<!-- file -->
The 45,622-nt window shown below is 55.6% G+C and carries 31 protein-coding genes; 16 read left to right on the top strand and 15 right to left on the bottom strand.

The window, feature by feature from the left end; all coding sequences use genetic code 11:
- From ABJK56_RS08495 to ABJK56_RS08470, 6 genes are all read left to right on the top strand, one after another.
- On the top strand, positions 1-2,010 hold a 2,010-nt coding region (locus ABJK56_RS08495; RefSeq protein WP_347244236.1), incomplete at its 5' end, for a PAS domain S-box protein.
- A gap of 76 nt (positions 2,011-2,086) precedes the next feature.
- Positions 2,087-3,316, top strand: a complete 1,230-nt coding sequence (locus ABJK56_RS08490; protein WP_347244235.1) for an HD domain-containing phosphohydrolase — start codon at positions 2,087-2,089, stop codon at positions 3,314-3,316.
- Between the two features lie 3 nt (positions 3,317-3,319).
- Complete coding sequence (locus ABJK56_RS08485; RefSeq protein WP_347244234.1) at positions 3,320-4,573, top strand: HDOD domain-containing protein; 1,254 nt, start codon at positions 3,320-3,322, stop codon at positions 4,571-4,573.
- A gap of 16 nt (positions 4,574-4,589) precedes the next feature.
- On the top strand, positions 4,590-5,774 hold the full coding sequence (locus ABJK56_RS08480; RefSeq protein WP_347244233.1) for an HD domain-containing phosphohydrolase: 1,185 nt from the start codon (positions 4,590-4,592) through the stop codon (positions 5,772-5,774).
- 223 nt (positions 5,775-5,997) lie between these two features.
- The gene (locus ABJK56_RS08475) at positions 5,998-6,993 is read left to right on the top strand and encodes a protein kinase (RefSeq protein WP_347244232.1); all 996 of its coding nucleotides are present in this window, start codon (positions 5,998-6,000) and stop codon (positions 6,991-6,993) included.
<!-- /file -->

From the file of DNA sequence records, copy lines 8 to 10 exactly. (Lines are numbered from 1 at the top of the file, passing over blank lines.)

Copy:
- Complete coding sequence (locus ABJK56_RS08485; RefSeq protein WP_347244234.1) at positions 3,320-4,573, top strand: HDOD domain-containing protein; 1,254 nt, start codon at positions 3,320-3,322, stop codon at positions 4,571-4,573.
- A gap of 16 nt (positions 4,574-4,589) precedes the next feature.
- On the top strand, positions 4,590-5,774 hold the full coding sequence (locus ABJK56_RS08480; RefSeq protein WP_347244233.1) for an HD domain-containing phosphohydrolase: 1,185 nt from the start codon (positions 4,590-4,592) through the stop codon (positions 5,772-5,774).